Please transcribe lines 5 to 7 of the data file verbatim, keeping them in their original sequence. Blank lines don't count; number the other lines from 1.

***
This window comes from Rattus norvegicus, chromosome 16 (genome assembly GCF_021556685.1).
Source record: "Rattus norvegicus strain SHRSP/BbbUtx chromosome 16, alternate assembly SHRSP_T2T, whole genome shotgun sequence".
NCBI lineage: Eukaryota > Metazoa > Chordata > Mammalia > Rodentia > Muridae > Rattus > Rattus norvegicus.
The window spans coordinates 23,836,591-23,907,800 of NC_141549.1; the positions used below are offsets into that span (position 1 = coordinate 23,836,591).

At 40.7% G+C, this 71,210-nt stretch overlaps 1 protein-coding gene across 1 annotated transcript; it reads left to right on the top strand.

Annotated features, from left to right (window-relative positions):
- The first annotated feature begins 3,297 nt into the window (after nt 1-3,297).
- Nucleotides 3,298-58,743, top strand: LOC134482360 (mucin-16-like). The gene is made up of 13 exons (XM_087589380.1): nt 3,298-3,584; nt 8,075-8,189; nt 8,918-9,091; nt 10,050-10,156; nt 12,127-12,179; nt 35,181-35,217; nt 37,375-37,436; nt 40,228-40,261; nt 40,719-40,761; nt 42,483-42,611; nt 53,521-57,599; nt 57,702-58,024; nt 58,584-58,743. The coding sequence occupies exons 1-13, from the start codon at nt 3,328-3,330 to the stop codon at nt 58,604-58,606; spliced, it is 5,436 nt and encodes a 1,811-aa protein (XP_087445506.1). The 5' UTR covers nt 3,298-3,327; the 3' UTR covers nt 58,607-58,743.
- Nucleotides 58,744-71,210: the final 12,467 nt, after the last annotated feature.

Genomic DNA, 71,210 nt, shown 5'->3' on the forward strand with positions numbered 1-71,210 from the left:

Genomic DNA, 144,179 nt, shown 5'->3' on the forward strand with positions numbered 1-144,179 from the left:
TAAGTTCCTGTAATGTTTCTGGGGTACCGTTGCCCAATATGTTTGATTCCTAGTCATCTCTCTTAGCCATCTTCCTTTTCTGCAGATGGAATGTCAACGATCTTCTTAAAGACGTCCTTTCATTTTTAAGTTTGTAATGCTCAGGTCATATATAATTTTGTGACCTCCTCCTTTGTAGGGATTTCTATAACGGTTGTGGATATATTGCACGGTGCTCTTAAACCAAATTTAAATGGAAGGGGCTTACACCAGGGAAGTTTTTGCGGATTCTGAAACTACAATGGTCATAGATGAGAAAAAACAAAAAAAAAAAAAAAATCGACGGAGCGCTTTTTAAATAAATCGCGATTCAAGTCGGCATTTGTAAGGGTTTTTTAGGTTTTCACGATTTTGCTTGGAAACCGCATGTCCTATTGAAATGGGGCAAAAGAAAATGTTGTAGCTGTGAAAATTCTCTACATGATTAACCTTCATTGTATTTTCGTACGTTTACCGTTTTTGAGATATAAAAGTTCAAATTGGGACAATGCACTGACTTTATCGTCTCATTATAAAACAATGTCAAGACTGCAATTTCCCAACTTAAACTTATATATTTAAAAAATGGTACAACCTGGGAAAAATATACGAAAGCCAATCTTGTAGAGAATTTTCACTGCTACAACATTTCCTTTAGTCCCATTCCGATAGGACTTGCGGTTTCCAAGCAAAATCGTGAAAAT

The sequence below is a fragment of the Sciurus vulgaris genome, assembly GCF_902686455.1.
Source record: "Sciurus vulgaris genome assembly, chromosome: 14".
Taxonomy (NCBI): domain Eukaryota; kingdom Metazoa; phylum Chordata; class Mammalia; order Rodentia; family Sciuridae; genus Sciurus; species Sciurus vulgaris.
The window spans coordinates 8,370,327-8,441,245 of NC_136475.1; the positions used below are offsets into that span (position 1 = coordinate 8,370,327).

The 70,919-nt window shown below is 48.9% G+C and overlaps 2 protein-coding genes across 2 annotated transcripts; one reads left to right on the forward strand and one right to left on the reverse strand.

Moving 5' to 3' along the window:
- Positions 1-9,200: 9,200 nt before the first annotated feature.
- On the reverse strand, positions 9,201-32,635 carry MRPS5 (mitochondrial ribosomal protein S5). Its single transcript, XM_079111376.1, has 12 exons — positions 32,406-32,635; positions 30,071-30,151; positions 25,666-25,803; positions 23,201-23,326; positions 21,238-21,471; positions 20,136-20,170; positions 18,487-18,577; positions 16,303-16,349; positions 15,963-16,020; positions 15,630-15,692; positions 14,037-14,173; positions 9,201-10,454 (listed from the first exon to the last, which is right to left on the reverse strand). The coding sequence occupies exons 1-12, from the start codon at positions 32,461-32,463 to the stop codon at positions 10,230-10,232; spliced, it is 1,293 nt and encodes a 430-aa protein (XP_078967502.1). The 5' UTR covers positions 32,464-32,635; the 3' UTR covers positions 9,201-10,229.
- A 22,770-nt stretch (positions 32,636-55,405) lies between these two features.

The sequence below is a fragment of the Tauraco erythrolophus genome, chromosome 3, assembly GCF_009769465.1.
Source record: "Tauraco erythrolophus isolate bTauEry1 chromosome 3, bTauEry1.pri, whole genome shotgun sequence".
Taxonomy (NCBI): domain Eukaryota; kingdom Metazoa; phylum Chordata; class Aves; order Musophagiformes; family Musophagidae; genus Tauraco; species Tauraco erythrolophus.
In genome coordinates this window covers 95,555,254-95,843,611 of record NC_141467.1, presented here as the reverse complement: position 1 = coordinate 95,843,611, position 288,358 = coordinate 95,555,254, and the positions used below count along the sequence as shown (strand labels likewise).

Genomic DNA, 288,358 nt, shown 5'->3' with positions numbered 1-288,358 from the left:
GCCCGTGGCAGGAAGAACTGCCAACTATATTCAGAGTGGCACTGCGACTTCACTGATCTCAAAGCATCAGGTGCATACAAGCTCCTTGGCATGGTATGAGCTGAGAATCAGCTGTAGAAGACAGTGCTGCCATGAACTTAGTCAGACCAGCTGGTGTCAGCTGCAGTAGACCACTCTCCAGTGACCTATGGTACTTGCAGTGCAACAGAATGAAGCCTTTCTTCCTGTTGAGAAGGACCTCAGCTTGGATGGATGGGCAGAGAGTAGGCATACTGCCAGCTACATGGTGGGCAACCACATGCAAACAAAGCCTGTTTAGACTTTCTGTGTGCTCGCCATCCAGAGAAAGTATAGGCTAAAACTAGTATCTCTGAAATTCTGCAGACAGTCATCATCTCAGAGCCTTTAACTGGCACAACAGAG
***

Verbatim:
At 40.7% G+C, this 71,210-nt stretch overlaps 1 protein-coding gene across 1 annotated transcript; it reads left to right on the top strand.

Annotated features, from left to right (window-relative positions):
- The first annotated feature begins 3,297 nt into the window (after nt 1-3,297).